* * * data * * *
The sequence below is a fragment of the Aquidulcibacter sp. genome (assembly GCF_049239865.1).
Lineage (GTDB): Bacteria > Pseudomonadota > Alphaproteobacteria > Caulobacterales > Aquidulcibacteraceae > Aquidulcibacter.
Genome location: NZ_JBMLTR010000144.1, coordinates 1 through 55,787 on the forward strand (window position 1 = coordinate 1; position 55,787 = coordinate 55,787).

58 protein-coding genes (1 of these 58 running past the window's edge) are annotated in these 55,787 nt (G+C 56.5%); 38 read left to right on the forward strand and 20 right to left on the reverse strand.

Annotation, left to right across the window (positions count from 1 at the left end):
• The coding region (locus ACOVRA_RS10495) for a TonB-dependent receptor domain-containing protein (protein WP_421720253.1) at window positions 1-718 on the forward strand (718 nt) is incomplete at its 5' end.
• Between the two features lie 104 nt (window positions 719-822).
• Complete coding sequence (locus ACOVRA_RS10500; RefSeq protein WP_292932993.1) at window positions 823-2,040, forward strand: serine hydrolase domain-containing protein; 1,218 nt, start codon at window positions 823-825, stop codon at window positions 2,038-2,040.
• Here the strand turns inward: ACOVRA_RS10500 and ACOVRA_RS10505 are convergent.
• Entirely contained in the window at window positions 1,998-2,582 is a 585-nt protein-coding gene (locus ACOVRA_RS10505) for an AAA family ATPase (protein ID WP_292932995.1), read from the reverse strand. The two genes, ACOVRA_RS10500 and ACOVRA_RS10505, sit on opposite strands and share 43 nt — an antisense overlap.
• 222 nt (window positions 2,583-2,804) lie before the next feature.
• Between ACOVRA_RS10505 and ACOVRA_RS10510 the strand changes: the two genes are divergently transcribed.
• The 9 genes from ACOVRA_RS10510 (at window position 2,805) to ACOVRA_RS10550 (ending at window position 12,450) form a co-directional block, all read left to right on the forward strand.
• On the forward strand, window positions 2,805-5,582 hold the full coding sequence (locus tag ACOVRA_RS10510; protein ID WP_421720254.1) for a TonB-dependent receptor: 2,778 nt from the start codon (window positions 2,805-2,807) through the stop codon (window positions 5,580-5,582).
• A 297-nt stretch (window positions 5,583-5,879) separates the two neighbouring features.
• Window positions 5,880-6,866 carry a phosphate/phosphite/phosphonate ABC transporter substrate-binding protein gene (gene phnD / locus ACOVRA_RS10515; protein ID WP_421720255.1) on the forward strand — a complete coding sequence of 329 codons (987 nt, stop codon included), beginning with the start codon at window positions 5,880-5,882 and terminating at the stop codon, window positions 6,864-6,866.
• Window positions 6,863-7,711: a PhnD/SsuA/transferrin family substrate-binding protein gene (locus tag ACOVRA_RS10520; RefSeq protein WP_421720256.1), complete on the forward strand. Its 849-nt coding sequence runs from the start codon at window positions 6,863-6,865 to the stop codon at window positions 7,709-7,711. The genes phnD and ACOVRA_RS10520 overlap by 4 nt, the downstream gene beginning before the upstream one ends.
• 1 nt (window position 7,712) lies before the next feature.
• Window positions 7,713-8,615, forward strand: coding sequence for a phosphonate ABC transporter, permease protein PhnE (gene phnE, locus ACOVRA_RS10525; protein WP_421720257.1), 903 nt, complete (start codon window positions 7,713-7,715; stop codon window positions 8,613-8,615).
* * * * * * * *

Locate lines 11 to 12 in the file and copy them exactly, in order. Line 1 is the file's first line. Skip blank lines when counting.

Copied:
• 222 nt (window positions 2,583-2,804) lie before the next feature.
• Between ACOVRA_RS10505 and ACOVRA_RS10510 the strand changes: the two genes are divergently transcribed.